The year was 1987. Main Street in downtown Cedar Falls was, by all accounts, a dreary place with few businesses able to stay open. The city was considering demolishing one side of the 100 block, a street of historic but lifeless buildings, to create a parking lot.
Now, 25 years later, Main Street in Cedar Falls is once again a bustling place.
Busy shops and restaurants stand proudly where the parking lot was once proposed. Cedar Falls Main Street survived in part because of a group called Community Main Street, an organization that has been actively working to revive downtown ever since the parking lot proposal.
"When there was talk of razing a whole block, people banded together," Community Main Street Executive Director Carol Lilly said of the non-profit's founding. This year the organization is celebrating 25 years in Cedar Falls.
Cedar Falls Main Street - and districts like it, whether they be on an actual Main Street or just in a historic, central neighborhood - often are nostalgic for a town's citizens. The Oster Regent Theatre building, originally opened as the Cotton Theatre in 1910, for example, holds fond memories for older community members. When places like Main Street, once centers of town life, are struggling, some communities fight to save them.
"It just provides a sense of place for our community," Lilly said.
Cedar Falls is not alone in its effort to save Main Street.
The National Trust Main Street Center reports it has helped more than 2,200 communities rebuild their downtowns in the last 31 years, and the movement has spurred $49 billion in reinvestment in traditional commercial districts. Cedar Falls is one of 45 communities that are part of Main Street Iowa.
What memories do you have of Main Street? How have you seen it change? Tell us in the comments.
Dying Main Streets Were Once Vibrant
Liane Nichols, a retired teacher and volunteer artistic coordinator with Cedar Falls Community Theatre, remembers the downtown of 1987 as a very different place than it is now.
"Downtown Cedar Falls had become just kind of a bleak place to be," she said. "Most of the 200 block were just office buildings. The hotel (the Blackhawk Hotel) had pretty much just turned into a place where people on low incomes lived as they could afford it. It wasn't a place that many people came to stay."
She herself grew up in that hotel, which she said her parents ran when she was a child in the 1930s and '40s.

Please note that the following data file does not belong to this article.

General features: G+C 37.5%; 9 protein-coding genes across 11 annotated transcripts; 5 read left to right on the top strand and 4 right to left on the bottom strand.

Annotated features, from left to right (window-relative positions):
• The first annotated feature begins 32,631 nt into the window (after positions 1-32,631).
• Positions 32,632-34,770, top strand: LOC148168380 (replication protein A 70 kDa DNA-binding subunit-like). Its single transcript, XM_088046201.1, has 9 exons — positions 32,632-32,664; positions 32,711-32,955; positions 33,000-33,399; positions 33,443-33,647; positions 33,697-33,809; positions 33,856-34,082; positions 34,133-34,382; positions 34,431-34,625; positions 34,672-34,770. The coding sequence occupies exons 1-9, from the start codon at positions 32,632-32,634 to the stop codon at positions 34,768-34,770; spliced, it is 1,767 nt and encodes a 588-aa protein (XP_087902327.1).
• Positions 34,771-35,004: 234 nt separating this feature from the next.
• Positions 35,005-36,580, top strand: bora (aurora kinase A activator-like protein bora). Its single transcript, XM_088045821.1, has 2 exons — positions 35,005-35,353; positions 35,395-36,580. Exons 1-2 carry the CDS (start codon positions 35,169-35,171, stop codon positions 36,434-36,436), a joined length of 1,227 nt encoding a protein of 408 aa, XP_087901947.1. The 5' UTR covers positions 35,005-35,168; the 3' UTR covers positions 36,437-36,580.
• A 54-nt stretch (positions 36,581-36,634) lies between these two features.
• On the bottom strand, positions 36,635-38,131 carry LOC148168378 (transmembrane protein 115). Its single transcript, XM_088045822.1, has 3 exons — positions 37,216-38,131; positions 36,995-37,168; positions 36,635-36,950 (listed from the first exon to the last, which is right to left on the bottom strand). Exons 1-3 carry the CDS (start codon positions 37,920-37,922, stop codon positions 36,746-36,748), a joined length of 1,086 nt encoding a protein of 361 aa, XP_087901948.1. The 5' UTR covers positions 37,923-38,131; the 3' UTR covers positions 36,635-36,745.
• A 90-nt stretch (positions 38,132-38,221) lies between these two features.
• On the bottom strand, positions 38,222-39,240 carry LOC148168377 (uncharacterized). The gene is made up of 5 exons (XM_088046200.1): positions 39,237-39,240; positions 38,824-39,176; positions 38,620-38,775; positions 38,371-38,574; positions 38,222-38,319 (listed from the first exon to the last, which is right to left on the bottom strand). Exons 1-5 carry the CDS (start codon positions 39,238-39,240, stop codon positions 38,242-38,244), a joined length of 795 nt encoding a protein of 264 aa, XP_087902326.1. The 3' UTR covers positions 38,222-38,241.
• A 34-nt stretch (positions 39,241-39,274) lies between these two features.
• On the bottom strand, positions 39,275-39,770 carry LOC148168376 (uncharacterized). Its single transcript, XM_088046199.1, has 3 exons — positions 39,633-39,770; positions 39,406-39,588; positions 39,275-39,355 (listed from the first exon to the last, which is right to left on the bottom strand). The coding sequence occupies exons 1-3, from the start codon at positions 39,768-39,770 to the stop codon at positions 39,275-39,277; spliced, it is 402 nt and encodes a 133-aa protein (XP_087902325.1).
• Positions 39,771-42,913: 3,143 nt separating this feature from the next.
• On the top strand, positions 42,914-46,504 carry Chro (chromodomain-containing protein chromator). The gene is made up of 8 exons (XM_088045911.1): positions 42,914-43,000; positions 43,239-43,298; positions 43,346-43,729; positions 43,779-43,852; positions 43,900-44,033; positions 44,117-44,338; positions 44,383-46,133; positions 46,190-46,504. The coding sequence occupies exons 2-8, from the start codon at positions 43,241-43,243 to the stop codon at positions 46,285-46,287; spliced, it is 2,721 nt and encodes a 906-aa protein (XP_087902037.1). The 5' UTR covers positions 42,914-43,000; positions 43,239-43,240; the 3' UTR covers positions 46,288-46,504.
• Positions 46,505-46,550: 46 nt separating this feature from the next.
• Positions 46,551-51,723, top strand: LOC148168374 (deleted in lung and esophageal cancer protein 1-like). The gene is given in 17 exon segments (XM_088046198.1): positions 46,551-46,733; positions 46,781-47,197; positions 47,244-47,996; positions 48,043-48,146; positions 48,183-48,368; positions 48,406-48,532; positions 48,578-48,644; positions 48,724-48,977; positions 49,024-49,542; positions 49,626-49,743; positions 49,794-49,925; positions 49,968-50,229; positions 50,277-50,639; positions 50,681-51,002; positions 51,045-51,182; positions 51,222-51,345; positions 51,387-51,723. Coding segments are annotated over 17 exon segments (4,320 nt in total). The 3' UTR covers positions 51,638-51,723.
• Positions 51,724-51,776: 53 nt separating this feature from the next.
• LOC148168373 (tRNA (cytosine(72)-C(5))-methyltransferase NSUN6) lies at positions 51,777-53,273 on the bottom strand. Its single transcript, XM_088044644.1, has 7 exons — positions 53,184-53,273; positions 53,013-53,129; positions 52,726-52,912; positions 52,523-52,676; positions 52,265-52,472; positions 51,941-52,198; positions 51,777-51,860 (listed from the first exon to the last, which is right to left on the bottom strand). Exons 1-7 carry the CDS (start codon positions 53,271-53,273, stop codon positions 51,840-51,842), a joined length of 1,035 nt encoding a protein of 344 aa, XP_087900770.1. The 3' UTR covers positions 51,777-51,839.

"I lived in the hotel until I was 12," she said. "I grew up going to the movies (at what is now the Oster Regent Theatre) many nights. I just had a wonderful time down there, so I'm glad I get to play on Main Street again."
She said at the time she was growing up, Main Street was vibrant.
"There were a couple of dime stores, several dress shops, a couple of dry good shops downtown, a couple of grocery stores, a bakery and a butcher shop," she said. "There were stores that came and went."
She said the stores began to shut down in the 1970s when College Square Mall opened.
"That began a big decline downtown," she said. "And so it’s just wonderful all the very special shops that are offered down there now."
Today, in a reversal of that trend, many Main Streets seem to be growing stronger as malls decline.
"... I'm glad I get to play on Main Street again."
Main Street Groups Claim Positive Economic Impact:
Community Main Street is primarily financed via a designation as a Self Supporting Municipal Improvement District (SSMID), which means some local property taxes are funneled to the organization, giving the group a yearly starting budget of approximately $150,000. Much of the group's programming is possible thanks to private sponsorships, grant money and fundraisers.
In return for that money, Community Main Street reports that over the last 25 years downtown has seen a net gain of 523 new jobs and 642 buildings rehabilitated or renovated. A building can be listed as "renovated" several times, as various changes are made to it. The group reports $20,408,970 private dollars invested in building rehabilitation and $19,777,634 private dollars invested in downtown property acquisition in the same period.